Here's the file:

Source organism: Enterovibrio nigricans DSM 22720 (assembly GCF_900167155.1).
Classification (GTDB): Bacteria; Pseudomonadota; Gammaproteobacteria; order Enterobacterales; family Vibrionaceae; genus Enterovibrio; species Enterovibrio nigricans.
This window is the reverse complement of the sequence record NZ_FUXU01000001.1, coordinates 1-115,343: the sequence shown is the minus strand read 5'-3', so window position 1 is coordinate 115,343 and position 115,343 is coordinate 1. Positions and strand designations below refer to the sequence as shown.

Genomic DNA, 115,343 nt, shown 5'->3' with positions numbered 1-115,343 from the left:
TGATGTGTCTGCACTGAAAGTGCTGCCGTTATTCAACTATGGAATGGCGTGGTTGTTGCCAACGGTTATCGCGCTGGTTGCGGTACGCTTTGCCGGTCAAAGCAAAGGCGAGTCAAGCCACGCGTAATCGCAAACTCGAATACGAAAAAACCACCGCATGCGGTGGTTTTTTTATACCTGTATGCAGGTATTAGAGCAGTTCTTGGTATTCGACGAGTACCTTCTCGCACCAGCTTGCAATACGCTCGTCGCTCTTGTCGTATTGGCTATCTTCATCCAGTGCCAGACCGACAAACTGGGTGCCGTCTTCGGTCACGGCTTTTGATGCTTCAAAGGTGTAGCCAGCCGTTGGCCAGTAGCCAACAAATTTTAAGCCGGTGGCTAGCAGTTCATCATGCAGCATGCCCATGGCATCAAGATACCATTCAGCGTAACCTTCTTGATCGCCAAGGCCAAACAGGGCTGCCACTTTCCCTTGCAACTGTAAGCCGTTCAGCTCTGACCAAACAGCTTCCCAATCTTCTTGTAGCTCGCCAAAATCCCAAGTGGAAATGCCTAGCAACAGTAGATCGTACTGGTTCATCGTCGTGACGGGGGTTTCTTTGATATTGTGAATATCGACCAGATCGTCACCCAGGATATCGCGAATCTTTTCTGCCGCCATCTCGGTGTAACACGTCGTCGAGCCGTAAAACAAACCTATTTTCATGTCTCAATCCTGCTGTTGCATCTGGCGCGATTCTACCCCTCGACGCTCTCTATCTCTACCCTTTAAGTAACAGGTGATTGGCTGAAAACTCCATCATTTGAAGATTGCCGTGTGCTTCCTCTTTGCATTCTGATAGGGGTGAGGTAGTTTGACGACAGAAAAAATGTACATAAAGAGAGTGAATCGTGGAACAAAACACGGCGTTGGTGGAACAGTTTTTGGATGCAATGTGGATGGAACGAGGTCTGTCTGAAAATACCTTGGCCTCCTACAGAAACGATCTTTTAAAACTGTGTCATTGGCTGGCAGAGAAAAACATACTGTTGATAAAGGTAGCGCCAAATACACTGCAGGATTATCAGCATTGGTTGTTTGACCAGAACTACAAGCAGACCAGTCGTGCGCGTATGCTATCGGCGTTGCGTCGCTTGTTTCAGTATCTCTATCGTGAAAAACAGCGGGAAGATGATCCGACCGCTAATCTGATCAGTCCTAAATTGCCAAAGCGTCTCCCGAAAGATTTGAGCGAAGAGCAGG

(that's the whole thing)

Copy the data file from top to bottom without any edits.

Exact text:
Source organism: Enterovibrio nigricans DSM 22720 (assembly GCF_900167155.1).
Classification (GTDB): Bacteria; Pseudomonadota; Gammaproteobacteria; order Enterobacterales; family Vibrionaceae; genus Enterovibrio; species Enterovibrio nigricans.
This window is the reverse complement of the sequence record NZ_FUXU01000001.1, coordinates 1-115,343: the sequence shown is the minus strand read 5'-3', so window position 1 is coordinate 115,343 and position 115,343 is coordinate 1. Positions and strand designations below refer to the sequence as shown.

Genomic DNA, 115,343 nt, shown 5'->3' with positions numbered 1-115,343 from the left:
TGATGTGTCTGCACTGAAAGTGCTGCCGTTATTCAACTATGGAATGGCGTGGTTGTTGCCAACGGTTATCGCGCTGGTTGCGGTACGCTTTGCCGGTCAAAGCAAAGGCGAGTCAAGCCACGCGTAATCGCAAACTCGAATACGAAAAAACCACCGCATGCGGTGGTTTTTTTATACCTGTATGCAGGTATTAGAGCAGTTCTTGGTATTCGACGAGTACCTTCTCGCACCAGCTTGCAATACGCTCGTCGCTCTTGTCGTATTGGCTATCTTCATCCAGTGCCAGACCGACAAACTGGGTGCCGTCTTCGGTCACGGCTTTTGATGCTTCAAAGGTGTAGCCAGCCGTTGGCCAGTAGCCAACAAATTTTAAGCCGGTGGCTAGCAGTTCATCATGCAGCATGCCCATGGCATCAAGATACCATTCAGCGTAACCTTCTTGATCGCCAAGGCCAAACAGGGCTGCCACTTTCCCTTGCAACTGTAAGCCGTTCAGCTCTGACCAAACAGCTTCCCAATCTTCTTGTAGCTCGCCAAAATCCCAAGTGGAAATGCCTAGCAACAGTAGATCGTACTGGTTCATCGTCGTGACGGGGGTTTCTTTGATATTGTGAATATCGACCAGATCGTCACCCAGGATATCGCGAATCTTTTCTGCCGCCATCTCGGTGTAACACGTCGTCGAGCCGTAAAACAAACCTATTTTCATGTCTCAATCCTGCTGTTGCATCTGGCGCGATTCTACCCCTCGACGCTCTCTATCTCTACCCTTTAAGTAACAGGTGATTGGCTGAAAACTCCATCATTTGAAGATTGCCGTGTGCTTCCTCTTTGCATTCTGATAGGGGTGAGGTAGTTTGACGACAGAAAAAATGTACATAAAGAGAGTGAATCGTGGAACAAAACACGGCGTTGGTGGAACAGTTTTTGGATGCAATGTGGATGGAACGAGGTCTGTCTGAAAATACCTTGGCCTCCTACAGAAACGATCTTTTAAAACTGTGTCATTGGCTGGCAGAGAAAAACATACTGTTGATAAAGGTAGCGCCAAATACACTGCAGGATTATCAGCATTGGTTGTTTGACCAGAACTACAAGCAGACCAGTCGTGCGCGTATGCTATCGGCGTTGCGTCGCTTGTTTCAGTATCTCTATCGTGAAAAACAGCGGGAAGATGATCCGACCGCTAATCTGATCAGTCCTAAATTGCCAAAGCGTCTCCCGAAAGATTTGAGCGAAGAGCAGG